It’s another weather roller coaster. Yesterday was the quintessential winter day: gusty wind, grey rolling clouds, occasional blowing snow. AND around 30 degrees. I didn’t even need a hat to do afternoon chores! Of course overnight it stayed fairly warm, only down into the upper teens, but as today wore on, with beautiful clear blue skies, the temperature fell. It’s about 10F right now and breezy. Supposedly tomorrow will be warmer again, with some snow showers. Perhaps I will be able to pry some of the ice out of the bottom of the boys’ water bucket.
Today was a general cleanup day. I have been trying to make a dent in the paper pile on the table, along with catching up on a little cooking (meatballs and sauce) and kitchen cleanup. I have done a little more knitting on my Hitchhiker, and also became engrossed in a my newest mystery read, Christopher Fowler’s Bryant & May/Peculiar Crimes Unit series. I do not know how I have missed this, there are at least 10 books in the series and I am hooked. The first book, Full Dark House, opens with the last case that the two friends will solve, and keeps going back to the first case that they worked in 1940 wartime London. Fowler’s use of language is superb, and I love the history and mystery combined. I am a mystery junkie, and British mysteries in particular are some of my favorites. So it was a good day all around, with the exception of the return of the cold temps!
It’s one of those days: getting a little bit of this and that done, not getting anything big accomplished. We had rain, ice and snow last night, and it was so bad around 7:30 PM last night that our satellite dish was not behaving, so I missed about the first ten or fifteen minutes of the Call the Midwife Christmas special! Aargh! I am going to find some time this evening to watch the beginning again. This is one of the few tv programs that I actually seek out, there isn’t much on the tube that interests me in general. Unfortunately, the third season of Midwife doesn’t begin until sometime in March. Oh well. It will be here before we know it!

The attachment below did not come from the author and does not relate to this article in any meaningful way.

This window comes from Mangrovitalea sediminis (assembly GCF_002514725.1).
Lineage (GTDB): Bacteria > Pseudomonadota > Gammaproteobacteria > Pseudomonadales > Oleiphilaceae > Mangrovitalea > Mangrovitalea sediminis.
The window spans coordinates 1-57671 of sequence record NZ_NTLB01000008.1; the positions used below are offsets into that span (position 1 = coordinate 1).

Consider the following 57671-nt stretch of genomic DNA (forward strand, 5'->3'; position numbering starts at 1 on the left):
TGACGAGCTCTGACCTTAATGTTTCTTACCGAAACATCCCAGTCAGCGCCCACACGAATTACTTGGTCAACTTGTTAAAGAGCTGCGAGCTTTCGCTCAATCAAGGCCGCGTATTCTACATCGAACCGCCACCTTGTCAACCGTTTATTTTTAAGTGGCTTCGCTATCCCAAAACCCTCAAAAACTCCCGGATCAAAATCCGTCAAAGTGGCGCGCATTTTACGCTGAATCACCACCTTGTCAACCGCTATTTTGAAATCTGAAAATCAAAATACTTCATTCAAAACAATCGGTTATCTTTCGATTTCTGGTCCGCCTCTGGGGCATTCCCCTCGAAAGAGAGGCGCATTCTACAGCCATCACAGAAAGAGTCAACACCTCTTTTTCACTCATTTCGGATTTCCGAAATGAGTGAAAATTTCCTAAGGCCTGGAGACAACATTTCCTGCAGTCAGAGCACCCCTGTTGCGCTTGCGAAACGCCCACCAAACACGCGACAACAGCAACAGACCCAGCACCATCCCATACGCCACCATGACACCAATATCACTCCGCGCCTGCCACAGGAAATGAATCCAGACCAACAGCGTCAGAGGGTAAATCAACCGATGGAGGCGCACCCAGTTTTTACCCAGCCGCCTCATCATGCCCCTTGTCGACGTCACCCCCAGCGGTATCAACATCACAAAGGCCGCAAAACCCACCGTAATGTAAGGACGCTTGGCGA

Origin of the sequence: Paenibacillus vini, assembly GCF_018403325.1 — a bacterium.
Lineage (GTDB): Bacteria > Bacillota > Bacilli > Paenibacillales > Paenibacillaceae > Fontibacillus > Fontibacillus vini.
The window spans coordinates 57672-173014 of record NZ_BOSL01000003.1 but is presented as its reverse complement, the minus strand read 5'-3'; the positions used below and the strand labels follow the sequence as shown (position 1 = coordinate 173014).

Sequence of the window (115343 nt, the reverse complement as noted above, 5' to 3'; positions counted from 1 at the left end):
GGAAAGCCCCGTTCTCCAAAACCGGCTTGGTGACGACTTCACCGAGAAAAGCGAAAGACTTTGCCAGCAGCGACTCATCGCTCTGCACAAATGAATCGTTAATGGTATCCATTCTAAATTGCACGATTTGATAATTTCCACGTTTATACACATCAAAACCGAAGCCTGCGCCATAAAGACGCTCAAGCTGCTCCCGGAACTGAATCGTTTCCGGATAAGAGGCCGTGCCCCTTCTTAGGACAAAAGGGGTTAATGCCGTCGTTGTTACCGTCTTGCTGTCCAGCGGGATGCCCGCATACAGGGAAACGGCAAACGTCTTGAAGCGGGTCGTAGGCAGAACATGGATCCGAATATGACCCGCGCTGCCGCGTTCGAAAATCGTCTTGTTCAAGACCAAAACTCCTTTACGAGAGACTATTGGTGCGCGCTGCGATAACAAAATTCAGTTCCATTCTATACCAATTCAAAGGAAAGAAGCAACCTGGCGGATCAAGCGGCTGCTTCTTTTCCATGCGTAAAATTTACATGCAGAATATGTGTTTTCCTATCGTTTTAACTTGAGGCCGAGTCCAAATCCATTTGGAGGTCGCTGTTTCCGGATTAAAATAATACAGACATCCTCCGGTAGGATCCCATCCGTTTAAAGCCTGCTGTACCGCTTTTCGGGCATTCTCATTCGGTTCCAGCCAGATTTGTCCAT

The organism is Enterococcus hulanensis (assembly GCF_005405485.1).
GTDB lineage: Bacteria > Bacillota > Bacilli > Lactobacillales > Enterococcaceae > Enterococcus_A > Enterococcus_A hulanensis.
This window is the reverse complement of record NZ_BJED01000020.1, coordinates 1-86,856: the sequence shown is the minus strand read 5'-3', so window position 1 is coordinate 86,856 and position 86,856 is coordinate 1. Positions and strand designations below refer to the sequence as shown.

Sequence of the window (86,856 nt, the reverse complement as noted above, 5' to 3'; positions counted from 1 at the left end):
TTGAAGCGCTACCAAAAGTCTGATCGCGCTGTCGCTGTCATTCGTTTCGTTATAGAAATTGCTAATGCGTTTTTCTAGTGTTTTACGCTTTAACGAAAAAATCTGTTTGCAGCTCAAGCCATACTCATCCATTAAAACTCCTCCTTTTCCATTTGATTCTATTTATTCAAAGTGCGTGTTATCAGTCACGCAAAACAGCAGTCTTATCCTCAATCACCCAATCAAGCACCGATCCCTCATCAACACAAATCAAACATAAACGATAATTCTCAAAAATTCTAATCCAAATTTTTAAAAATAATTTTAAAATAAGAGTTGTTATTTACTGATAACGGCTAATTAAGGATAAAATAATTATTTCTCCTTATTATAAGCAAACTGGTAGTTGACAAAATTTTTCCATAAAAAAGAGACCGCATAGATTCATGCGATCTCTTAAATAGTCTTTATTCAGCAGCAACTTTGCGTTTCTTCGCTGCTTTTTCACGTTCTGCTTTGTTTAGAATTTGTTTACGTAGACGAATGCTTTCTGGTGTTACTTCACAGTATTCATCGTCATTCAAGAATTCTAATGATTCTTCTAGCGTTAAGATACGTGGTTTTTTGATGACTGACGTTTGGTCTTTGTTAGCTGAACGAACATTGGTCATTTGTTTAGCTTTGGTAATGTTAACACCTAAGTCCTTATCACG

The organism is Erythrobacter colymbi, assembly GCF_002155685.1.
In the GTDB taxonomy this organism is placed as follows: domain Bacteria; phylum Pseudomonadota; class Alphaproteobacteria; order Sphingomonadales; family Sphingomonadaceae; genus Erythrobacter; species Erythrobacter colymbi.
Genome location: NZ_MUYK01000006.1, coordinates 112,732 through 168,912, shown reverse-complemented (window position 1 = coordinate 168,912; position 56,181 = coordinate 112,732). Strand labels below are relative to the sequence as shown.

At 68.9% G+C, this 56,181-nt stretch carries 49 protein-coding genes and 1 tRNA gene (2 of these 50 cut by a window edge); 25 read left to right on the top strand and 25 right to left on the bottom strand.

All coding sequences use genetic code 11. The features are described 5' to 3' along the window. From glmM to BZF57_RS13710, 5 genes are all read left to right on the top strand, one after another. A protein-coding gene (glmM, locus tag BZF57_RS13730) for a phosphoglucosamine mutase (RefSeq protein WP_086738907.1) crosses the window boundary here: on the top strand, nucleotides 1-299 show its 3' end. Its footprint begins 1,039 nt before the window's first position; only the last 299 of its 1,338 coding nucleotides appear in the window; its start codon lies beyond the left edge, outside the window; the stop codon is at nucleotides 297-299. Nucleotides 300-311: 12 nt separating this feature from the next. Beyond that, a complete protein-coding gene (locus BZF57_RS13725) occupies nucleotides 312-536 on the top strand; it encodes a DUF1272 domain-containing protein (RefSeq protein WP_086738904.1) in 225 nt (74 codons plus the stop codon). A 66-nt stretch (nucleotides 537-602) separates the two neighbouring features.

As the temperatures have begun to go down again and the wind is coming up this afternoon, I finally got around to setting up my foam pads upstairs so I could wet block my High Plains Drifter shawl (the one that I finished this past October). Although most of the shawl lay flat, the edges were puckered and it needed a good wash anyway. Usually I just wash my finished knit items and lay them out on a towel, but when you want the edges of a garment to lie particularly, it needs to get pinned out. I am not much of a lace knitter, so I have not really needed to get serious about this process. It looks nice all spread out in the spare bedroom! I can definitely put it to good use in this weather. We are supposed to be getting some terrifically cold temperatures in the next few days (in the negative numbers, with daytime highs around 1F). Brr. Time to put out more straw in the goat and sheep shelters!
Is great. Time to put our feet up and do some more knitting as well as watching another snow begin, enjoying my oldest some who is here for a week from North Jersey. We have had some fun doing the rounds of the area, and even took some time to get down to Pemaquid Point Light this morning. The temperatures are in the upper 20s for a change today, but the wind down at the point took our breath away. The clouds were rolling in for the coming snow, but the sun was just peeking out from behind the light, and the view was spectacular! (That’s my older son and myself in the photo in front of the lighthouse).